Every year on June 5, the United Nations Environment Program sponsors World Environment Day to raise global awareness about the need to protect our planet, from global warming to pollution to animal species facing extinction.
This year’s World Environment Day is especially bitter in Costa Rica, following the horrifying murder of turtle conservationist Jairo Mora. People like Mora, 26, who stood up to death threats and continued protecting endangered turtles and their eggs on the northern Caribbean coast, live every day, hour, minute and second as if it were World Environment Day.
The conservationists, biologists, animal lovers and activists who are battling in Costa Rica and throughout Central America (and the world) to save the planet deserve our attention and unwavering support.
It is particularly noteworthy that the reaction from Costa Rican conservationists to Mora’s slaying isn’t one of shock and surprise, but outrage. They know that facing threats from powerful forces in Costa Rica is nothing new. It could be easy to brush off their cynicism as a type of radicalism that is a byproduct of their profession. That’s what President Laura Chinchilla did in 2010.
But there’s more to their story. While the investigation into Mora’s death is ongoing and officials have promised to see the case through until arrests are made, the threat of heavily armed turtle poachers and drug traffickers is something that residents of the Caribbean region have been living with for decades. Environmentalists have worked under increasingly difficult conditions in that area and others for years.
And the threat is growing.
So why did it take a biologist’s murder to get the public security institutions and the administration to act? And why does it appear that pleas for help from conservationists are largely ignored until Costa Rica’s reputation is placed at risk in the international community? And what guarantees are there that current and future administrations will continue providing the support environmental groups need once this story has faded from the front pages?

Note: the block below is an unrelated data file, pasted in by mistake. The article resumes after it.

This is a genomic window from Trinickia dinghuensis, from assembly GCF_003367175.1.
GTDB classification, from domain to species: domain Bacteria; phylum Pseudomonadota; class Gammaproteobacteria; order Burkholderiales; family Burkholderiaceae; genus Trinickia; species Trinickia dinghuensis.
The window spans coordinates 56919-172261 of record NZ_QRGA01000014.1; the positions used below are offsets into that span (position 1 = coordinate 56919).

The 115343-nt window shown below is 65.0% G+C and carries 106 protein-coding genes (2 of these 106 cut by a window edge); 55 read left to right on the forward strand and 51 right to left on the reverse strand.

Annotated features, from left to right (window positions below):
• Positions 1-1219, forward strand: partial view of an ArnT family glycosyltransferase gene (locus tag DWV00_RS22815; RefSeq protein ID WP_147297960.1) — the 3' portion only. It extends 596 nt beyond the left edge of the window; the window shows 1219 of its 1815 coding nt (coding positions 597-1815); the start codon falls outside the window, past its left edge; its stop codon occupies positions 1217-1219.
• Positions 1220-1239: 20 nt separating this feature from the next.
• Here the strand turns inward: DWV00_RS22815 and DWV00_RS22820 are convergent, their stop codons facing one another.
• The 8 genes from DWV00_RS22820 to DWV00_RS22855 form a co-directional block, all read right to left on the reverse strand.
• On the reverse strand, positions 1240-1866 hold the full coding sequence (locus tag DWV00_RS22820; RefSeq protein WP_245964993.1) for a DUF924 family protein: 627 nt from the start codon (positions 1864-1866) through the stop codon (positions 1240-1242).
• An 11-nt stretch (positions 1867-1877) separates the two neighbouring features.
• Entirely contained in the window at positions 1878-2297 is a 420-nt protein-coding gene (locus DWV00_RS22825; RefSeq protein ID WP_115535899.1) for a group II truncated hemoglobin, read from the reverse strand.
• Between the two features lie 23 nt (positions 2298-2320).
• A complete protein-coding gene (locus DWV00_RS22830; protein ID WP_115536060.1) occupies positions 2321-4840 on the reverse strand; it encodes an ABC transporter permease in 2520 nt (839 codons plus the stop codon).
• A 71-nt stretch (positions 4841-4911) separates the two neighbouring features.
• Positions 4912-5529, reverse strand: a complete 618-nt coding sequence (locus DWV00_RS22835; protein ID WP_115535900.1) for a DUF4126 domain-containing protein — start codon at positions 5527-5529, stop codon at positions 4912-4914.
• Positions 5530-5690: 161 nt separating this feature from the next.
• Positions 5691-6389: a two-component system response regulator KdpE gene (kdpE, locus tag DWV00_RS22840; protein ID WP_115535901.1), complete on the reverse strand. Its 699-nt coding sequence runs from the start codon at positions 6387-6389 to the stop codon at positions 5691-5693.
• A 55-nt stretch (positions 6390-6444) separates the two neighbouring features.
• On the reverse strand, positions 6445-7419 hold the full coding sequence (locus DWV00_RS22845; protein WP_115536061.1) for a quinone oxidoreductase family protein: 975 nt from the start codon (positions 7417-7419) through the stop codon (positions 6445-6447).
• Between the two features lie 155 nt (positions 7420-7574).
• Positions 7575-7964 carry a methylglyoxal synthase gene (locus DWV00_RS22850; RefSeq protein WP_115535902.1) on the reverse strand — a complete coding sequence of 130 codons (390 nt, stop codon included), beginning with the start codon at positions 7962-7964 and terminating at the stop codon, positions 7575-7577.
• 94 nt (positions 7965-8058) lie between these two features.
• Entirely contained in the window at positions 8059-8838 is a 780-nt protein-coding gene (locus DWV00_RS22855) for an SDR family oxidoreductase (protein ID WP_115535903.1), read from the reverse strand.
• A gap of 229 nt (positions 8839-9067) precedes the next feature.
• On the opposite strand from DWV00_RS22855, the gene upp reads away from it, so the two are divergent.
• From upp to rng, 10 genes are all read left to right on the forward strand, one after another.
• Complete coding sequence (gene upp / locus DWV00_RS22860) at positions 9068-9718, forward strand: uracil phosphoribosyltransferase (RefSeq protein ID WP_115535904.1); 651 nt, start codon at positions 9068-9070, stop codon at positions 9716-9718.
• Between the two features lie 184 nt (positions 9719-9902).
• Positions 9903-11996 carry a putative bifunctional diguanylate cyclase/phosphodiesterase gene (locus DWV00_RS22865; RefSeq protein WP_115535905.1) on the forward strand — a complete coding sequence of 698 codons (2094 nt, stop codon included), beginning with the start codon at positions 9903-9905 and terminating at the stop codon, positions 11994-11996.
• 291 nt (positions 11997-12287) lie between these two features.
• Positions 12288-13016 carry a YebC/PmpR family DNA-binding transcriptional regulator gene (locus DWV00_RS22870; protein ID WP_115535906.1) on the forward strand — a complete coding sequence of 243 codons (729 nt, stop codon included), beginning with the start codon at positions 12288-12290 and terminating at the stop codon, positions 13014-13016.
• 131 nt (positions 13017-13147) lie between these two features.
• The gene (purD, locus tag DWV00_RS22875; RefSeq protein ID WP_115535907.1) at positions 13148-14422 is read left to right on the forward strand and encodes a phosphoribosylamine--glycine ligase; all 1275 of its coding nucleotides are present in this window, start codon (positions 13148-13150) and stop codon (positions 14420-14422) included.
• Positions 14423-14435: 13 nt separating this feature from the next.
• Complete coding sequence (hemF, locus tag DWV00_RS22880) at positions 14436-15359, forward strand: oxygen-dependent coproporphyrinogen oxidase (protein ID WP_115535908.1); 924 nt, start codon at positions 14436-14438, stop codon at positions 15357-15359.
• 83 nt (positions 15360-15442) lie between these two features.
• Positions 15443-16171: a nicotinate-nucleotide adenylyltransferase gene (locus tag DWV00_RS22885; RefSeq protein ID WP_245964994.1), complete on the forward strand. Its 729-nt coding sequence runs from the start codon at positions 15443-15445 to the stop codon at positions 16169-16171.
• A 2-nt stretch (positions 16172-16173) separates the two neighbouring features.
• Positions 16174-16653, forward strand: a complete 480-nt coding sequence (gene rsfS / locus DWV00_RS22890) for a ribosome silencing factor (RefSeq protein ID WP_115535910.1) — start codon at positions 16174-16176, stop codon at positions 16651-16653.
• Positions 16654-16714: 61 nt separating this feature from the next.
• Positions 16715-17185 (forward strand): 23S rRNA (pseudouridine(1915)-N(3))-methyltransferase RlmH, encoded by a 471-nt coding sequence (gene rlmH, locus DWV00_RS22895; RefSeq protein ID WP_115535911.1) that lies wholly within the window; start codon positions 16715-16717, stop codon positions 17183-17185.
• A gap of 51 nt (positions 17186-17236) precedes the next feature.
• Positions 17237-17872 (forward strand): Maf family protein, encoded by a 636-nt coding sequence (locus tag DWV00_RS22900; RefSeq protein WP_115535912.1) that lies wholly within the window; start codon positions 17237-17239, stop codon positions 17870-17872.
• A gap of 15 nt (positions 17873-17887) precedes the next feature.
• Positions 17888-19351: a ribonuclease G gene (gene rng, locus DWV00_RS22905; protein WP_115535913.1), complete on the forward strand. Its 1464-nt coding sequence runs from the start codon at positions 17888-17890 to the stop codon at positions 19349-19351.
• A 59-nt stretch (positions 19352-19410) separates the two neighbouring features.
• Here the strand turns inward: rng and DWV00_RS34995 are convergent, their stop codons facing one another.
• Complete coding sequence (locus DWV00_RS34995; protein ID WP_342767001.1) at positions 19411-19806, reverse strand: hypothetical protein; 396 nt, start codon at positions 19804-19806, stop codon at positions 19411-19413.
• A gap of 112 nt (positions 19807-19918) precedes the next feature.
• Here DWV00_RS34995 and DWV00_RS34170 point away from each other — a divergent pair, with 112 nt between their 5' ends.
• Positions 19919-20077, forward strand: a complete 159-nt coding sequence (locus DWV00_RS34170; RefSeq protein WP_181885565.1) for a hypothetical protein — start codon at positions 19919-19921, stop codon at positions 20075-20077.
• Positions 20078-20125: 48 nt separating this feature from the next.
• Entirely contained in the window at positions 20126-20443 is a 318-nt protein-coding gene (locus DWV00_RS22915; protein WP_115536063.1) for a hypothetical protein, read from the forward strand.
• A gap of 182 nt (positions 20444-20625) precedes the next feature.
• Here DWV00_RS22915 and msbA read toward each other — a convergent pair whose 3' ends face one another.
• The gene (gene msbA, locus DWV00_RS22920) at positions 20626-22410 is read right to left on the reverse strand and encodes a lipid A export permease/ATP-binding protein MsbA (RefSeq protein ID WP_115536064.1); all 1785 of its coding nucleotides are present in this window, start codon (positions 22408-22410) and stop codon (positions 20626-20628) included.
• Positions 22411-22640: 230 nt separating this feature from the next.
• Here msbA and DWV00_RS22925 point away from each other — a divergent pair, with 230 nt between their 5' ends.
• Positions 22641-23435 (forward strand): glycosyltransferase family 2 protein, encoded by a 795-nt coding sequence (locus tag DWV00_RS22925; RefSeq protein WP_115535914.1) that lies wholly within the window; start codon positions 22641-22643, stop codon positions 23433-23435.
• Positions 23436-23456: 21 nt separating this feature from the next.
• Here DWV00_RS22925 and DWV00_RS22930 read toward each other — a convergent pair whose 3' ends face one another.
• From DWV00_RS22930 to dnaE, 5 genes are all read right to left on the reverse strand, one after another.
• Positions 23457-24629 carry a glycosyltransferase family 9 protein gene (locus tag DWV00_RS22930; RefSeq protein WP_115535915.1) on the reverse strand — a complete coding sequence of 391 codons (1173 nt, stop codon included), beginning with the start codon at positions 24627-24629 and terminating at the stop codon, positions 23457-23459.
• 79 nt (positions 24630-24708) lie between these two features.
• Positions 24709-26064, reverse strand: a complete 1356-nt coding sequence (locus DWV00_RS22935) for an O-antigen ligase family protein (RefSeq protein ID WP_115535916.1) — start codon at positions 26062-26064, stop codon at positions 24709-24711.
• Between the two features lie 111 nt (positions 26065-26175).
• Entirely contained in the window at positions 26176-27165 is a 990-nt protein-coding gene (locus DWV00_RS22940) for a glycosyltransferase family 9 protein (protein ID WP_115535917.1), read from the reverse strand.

We hate to politicize Mora’s death in this time of great national sorrow, and foremost on our minds are his family, friends and colleagues as they endure immense grief. But we would be irresponsible if we didn’t point out an obvious takeaway from this, which is that any doubts that the threat of violence from drug trafficking has reached Costa Rican shores are now washed away with Mora’s blood on the beach.
U.S. officials are quick to point out that Costa Rica has made tremendous progress on strengthening judicial institutions, although they acknowledge that a lot of work remains. But Mora’s death reveals that despite progress, the drug traffickers are winning. Limón is battling out-of-control crime, and despite incredible efforts by local residents and business owners, and a small improvement in the amount of law enforcement resources dedicated to the area, the bad guys operate with near impunity.
Mora reached out for help before he was killed, and no one came to the rescue, no matter what political spin is put on it.
Costa Rica’s tremendous environmental successes now face the risk of being lost to encroaching criminal elements. The only thing that can protect those accomplishments is a committed effort by the administration of President Laura Chinchilla and future administrations to provide the resources – financial, legal and judicial – to conservationists, who every day are out there fighting in the mud, rain and heat to preserve this planet for future generations.
There is a presidential election coming up next year, and so far, the National Liberation Party’s Johnny Araya, current mayor of San José, is a shoo-in. But before we blindly vote anyone into office, let’s make sure to ask them the tough questions, among them, “What will you do to ensure that Costa Rica continues being a world leader in environmental protection (and protecting the people who protect the environment)?”
Costa Rica está de luto (is in mourning) this World Environment Day. If we really want to celebrate, let’s make sure Mora’s death wasn’t in vain. One way to do this is to maintain pressure on officials to ensure that justice is served on the perpetrators.
Another is to support environmental groups that, despite being starved for funds, keep working no matter the obstacles.
And a third way is to re-evaluate our own personal beliefs on environmentalism and the need to protect the planet. Because not only will it serve our own interests, but more importantly, it will serve the interests of our children and their children.
Let’s leave them some good news for a change.